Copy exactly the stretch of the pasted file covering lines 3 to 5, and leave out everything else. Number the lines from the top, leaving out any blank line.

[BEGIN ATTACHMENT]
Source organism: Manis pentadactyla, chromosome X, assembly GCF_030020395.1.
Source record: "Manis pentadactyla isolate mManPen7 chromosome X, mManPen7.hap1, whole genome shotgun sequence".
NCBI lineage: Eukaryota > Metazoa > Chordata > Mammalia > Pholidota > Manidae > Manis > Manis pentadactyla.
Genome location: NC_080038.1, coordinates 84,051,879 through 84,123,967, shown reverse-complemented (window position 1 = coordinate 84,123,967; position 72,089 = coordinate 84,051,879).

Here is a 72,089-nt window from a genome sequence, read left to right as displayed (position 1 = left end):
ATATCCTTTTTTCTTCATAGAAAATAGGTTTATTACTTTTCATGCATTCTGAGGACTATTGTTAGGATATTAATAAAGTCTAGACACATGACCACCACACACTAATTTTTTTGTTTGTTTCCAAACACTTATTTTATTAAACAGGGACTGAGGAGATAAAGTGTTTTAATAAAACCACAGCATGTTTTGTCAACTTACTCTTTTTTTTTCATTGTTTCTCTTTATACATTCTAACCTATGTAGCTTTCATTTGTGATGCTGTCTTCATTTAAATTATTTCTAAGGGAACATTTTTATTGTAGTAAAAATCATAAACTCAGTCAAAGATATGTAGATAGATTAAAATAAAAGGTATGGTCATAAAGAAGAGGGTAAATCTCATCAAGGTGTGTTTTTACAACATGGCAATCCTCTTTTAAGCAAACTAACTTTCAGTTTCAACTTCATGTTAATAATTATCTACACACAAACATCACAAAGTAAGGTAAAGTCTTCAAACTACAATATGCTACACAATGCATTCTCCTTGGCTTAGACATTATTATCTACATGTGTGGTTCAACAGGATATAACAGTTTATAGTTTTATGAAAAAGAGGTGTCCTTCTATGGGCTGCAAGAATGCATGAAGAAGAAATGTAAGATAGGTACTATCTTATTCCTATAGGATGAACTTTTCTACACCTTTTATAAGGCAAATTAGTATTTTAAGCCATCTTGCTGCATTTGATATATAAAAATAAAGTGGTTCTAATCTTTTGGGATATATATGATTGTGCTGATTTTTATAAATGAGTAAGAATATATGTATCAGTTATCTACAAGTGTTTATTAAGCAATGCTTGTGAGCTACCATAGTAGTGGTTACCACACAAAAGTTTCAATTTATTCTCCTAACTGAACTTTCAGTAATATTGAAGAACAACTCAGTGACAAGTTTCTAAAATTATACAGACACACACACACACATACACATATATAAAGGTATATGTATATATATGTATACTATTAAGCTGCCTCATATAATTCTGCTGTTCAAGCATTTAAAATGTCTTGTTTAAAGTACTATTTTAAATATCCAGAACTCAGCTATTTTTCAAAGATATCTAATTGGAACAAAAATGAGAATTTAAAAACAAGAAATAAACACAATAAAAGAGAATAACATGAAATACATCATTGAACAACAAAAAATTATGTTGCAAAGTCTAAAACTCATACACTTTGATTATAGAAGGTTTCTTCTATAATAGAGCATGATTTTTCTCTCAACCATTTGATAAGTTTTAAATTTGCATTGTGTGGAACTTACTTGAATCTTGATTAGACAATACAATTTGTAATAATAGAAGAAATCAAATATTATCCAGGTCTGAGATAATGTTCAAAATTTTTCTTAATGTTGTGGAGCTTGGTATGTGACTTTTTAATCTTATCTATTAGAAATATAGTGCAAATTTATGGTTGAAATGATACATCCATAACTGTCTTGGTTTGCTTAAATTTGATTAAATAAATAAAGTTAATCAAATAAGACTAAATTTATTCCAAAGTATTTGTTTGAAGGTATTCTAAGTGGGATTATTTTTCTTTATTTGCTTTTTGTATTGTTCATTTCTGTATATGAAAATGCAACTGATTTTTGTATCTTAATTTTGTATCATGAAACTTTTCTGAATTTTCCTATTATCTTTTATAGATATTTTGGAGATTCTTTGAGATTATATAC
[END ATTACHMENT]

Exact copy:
NCBI lineage: Eukaryota > Metazoa > Chordata > Mammalia > Pholidota > Manidae > Manis > Manis pentadactyla.
Genome location: NC_080038.1, coordinates 84,051,879 through 84,123,967, shown reverse-complemented (window position 1 = coordinate 84,123,967; position 72,089 = coordinate 84,051,879).

Here is a 72,089-nt window from a genome sequence, read left to right as displayed (position 1 = left end):